586 (1986). "If the evidence is merely colorable, or is not significantly
probative, summary judgment may be granted." Anderson, 477 U.S. at 249-50
Jurisdiction as to the Officers of Local 375 is Lacking
The conclusion reached in Commer I as to the officers remains
unchanged. It was there held the LMRDA does not apply to unions or
members of unions consisting exclusively of public sector employees. See
Brock v. Southern Region, Region III of the Civil Service Employees
Association, Inc., 808 F.2d 228, 231 N.3 (2d Cir. 1987); Laboy v.
Seabrook, No. 96 Civ. 2359, 1996 WL 417523, at *3 (S.D.N.Y. July 25,
1996). This rule applies to union locals comprised only of public sector
employees even where the "intermediate or international bodies with which
they affiliate may be [subject to the LMRDA]." 29 C.F.R. § 451.3(a)(4).
As of December 13, 1999, Local 375 has consisted only of public sector
employees. The subject of Commer's complaint was conduct that occurred in
January and February of 2000. Thus, the conduct which Commer alleges as
the basis of his § 101(a)(2) claim, 29 U.S.C. § 411(a)(2),
against the individual defendants of Local 375 occurred at a time when
they were not subject to the jurisdiction under the LMRDA.
Since the LMRDA does not reach public sector unions or members, the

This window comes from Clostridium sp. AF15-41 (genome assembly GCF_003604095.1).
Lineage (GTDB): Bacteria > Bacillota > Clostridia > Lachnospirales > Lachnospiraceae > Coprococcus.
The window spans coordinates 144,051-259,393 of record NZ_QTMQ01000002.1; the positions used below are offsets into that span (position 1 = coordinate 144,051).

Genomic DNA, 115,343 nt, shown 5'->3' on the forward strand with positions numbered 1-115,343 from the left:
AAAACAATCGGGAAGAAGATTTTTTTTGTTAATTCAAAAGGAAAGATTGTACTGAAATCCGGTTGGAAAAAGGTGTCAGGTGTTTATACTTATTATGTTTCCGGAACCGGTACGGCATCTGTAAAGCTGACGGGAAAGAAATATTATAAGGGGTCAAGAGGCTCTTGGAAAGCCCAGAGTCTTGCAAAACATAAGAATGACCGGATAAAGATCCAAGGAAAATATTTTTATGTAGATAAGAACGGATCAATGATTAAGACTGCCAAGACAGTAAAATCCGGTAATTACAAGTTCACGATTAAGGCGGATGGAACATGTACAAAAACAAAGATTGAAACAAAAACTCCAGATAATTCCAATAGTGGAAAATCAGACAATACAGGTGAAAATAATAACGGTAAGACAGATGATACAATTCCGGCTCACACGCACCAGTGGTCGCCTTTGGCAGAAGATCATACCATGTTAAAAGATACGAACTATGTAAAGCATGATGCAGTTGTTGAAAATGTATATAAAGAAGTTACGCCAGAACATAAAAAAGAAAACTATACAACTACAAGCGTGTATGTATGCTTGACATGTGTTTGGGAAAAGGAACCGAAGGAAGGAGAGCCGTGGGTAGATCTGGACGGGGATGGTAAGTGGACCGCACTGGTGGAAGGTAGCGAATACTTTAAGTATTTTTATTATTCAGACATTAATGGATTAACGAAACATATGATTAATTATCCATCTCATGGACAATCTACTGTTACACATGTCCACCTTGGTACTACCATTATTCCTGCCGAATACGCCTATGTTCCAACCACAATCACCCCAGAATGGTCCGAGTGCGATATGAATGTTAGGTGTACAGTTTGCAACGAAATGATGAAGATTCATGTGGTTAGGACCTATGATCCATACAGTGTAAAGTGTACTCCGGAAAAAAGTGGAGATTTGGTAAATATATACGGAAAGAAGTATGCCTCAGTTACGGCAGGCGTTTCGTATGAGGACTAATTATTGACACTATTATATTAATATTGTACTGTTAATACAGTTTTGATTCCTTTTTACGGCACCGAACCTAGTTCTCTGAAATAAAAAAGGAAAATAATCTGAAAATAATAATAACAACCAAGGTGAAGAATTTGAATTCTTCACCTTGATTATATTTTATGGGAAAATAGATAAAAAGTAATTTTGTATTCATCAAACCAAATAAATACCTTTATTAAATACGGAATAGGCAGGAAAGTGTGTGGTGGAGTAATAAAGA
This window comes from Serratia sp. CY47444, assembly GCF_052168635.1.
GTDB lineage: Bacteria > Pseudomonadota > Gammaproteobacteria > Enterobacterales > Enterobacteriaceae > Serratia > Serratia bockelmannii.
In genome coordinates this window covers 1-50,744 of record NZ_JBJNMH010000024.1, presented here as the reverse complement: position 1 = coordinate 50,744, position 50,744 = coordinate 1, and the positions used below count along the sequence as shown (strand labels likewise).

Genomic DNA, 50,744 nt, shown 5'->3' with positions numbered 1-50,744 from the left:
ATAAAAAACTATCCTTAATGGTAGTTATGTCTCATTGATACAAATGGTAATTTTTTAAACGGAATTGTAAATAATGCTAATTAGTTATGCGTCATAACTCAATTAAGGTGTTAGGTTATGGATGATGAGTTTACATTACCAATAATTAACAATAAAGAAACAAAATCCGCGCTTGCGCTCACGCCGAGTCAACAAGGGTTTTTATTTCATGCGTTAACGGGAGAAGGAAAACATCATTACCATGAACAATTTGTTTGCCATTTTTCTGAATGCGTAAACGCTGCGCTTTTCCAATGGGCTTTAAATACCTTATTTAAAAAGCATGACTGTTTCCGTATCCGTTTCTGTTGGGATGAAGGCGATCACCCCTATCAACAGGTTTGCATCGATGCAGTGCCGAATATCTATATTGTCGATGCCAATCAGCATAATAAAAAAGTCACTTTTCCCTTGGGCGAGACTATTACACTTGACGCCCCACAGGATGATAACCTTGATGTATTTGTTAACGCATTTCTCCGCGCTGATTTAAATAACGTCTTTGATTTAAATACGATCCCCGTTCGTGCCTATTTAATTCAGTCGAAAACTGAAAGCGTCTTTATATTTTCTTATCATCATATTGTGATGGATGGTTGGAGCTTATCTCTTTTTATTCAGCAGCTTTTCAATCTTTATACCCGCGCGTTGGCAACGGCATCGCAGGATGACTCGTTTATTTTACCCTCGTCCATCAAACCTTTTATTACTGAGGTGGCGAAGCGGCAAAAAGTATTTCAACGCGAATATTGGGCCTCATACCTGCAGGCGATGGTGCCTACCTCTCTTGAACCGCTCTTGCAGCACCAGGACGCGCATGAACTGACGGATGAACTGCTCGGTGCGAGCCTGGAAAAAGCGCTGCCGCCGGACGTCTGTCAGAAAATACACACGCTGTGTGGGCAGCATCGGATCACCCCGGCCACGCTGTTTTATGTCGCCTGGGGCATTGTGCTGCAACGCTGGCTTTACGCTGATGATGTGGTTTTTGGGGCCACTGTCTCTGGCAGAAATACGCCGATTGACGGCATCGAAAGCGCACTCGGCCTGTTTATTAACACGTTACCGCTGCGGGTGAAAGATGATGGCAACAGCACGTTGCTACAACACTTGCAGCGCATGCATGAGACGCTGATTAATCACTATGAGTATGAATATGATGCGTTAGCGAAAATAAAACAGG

LMRDA claims as to the officers of Local 375 must be dismissed pursuant
to Rule 12(b)(1) for lack of subject matter jurisdiction.
Jurisdiction Over the LMRDA § 501 Claim is Lacking
Section 501(a) of the LMRDA, 29 U.S.C. § 501, states the duty of
union officers "to hold its money and property solely for the benefit of
the organization and its members and to manage, invest, and expend the
same in accordance with its constitution and bylaws." Section 501(b),
29 U.S.C. § 501(b), provides for suits by members whenever the
union's officers refuse to take any corrective action. Such suits,
however, can be brought only "upon leave of court obtained upon verified
application for good cause shown."
Because Section 501(b) extends the jurisdiction of the federal courts,
it is strictly construed. Coleman v. Brotherhood of Railway and Steamship
Clerks, 340 F.2d 206, 208 (2d Cir. 1965) ("We hold that this provision of
the statute is mandatory"); Persico v. Daley, 239 F. Supp. 629, 631
(S.D.N.Y. 1965) ("Bearing in mind the recent admonition of the Court of